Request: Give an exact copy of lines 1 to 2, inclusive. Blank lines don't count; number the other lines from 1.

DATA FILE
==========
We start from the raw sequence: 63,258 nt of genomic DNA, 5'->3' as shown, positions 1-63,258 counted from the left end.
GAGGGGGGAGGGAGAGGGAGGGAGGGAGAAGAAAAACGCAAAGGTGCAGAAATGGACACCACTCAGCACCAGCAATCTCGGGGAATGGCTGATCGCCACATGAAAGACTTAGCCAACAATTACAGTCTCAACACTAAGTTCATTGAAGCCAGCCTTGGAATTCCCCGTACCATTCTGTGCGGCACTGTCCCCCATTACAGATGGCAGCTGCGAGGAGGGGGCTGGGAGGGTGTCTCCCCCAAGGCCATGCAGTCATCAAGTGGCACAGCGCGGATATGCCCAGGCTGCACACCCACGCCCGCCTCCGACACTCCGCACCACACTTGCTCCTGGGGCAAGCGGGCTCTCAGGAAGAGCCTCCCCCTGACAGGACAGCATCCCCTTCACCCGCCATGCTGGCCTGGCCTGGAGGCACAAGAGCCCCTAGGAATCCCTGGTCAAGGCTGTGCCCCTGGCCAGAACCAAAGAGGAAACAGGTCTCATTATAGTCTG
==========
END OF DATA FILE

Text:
We start from the raw sequence: 63,258 nt of genomic DNA, 5'->3' as shown, positions 1-63,258 counted from the left end.
GAGGGGGGAGGGAGAGGGAGGGAGGGAGAAGAAAAACGCAAAGGTGCAGAAATGGACACCACTCAGCACCAGCAATCTCGGGGAATGGCTGATCGCCACATGAAAGACTTAGCCAACAATTACAGTCTCAACACTAAGTTCATTGAAGCCAGCCTTGGAATTCCCCGTACCATTCTGTGCGGCACTGTCCCCCATTACAGATGGCAGCTGCGAGGAGGGGGCTGGGAGGGTGTCTCCCCCAAGGCCATGCAGTCATCAAGTGGCACAGCGCGGATATGCCCAGGCTGCACACCCACGCCCGCCTCCGACACTCCGCACCACACTTGCTCCTGGGGCAAGCGGGCTCTCAGGAAGAGCCTCCCCCTGACAGGACAGCATCCCCTTCACCCGCCATGCTGGCCTGGCCTGGAGGCACAAGAGCCCCTAGGAATCCCTGGTCAAGGCTGTGCCCCTGGCCAGAACCAAAGAGGAAACAGGTCTCATTATAGTCTG